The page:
“That’s when we made the decision to sell the jet skis, sell the boat realizing there’s not a gas station in the middle of the Atlantic, and we better learn how to sail,” Denny said. “We sold everything, and we went out and bought the biggest, most capable sailboat that we could afford ... still neither one of us ever having been on a sailboat. That’s when our life took a big shift. Instead of the jet skis, the fast boats and the water skiing, we wanted to really have a self-contained vessel even though we’re here in Colorado. It stayed on a mooring up at Carter Lake, and we launched it once in the spring.”
Denny outfitted the sailboat with an autopilot, GPS, solar panels, microwave oven, fresh-water system, on-board cell phone, marine radio, full-cooking capability and bathroom. For the last six years, Denny and his wife have chartered a sailboat and sailed to various locations.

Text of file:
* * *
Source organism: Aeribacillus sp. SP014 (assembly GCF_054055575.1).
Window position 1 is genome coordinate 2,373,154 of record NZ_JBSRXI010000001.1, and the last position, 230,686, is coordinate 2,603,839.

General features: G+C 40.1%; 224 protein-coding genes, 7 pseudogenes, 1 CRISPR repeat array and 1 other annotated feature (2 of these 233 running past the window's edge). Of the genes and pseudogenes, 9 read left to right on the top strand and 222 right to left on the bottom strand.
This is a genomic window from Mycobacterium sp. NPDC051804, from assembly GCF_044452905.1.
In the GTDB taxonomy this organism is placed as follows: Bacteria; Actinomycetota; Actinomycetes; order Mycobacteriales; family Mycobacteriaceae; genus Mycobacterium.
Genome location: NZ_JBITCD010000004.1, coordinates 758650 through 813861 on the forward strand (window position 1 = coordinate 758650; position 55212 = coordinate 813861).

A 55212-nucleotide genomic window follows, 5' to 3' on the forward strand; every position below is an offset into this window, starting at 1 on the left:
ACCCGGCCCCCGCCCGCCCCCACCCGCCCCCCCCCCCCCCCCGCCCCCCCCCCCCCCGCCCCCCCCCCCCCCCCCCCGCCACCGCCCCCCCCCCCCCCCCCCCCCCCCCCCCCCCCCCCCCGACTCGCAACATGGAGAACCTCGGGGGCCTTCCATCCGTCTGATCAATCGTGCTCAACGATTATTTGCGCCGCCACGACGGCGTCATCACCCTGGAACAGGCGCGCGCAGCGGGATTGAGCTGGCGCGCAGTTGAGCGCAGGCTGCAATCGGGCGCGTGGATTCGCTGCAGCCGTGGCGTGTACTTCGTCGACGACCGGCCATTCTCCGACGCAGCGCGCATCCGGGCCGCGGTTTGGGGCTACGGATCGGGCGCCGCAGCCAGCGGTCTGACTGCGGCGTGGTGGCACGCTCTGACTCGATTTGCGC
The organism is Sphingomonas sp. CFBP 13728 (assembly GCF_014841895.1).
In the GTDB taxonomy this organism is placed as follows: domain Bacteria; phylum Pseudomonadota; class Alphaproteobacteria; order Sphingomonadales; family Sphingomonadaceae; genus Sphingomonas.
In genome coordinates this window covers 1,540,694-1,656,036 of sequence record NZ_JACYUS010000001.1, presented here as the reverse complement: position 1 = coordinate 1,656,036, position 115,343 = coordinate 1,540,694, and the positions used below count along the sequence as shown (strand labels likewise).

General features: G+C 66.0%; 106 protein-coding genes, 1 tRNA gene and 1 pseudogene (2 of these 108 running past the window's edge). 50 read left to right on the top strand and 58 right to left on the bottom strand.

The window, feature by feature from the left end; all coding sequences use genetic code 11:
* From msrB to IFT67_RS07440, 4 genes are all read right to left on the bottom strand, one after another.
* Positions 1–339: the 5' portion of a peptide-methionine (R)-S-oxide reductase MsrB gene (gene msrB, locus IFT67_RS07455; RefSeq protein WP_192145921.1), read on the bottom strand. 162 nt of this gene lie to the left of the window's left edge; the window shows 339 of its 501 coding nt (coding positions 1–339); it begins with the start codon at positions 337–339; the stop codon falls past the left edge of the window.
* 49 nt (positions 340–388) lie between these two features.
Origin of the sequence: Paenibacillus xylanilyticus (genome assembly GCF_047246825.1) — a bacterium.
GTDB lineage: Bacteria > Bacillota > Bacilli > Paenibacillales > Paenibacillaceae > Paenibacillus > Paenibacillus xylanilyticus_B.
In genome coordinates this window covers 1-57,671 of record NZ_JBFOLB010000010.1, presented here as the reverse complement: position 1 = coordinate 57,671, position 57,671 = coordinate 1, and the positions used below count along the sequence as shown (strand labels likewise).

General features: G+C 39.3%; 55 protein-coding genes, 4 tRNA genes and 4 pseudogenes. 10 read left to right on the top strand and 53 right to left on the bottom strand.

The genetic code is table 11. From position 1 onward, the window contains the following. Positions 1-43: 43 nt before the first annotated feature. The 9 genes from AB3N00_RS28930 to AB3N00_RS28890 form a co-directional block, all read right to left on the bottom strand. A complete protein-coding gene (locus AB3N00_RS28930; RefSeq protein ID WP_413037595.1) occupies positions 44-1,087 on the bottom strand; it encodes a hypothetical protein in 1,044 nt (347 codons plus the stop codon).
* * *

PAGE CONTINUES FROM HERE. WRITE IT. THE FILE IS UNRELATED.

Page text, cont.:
“It seemed ridiculous on Carter Lake to have a boat equipped like this, but it was a test. We wanted to see what it was really like,” Denny said. “Every weekend for the next 14 years in the summertime from about mid-April until the end of October, if we didn’t have something else going on we spent Friday night through Sunday evening on the boat.”
Denny sold the sailboat called Paradise Too last fall because it wasn’t the vessel they wanted to live on, and he’s planning on purchasing another one to start off his retirement.
THREE DECADES OF LABOR
Before he retires, though, Denny became emotional thinking about the last three decades working for the school district.
One person who has known Denny the entire time is Re-4 Superintendent Karen Trusler.
“I met Steve when he was a custodian at Skyview back in the early 1980s. He has always approached life with positive energy and sets the standard for problem-solving,” Trusler said. “He sees obstacles as opportunities, and during his tenure at Skyview he supported everyone not only in the maintenance of the building but in repairing broken equipment. Now this was the era of record players, tape recorders, rotary pencil sharpeners and film projectors.”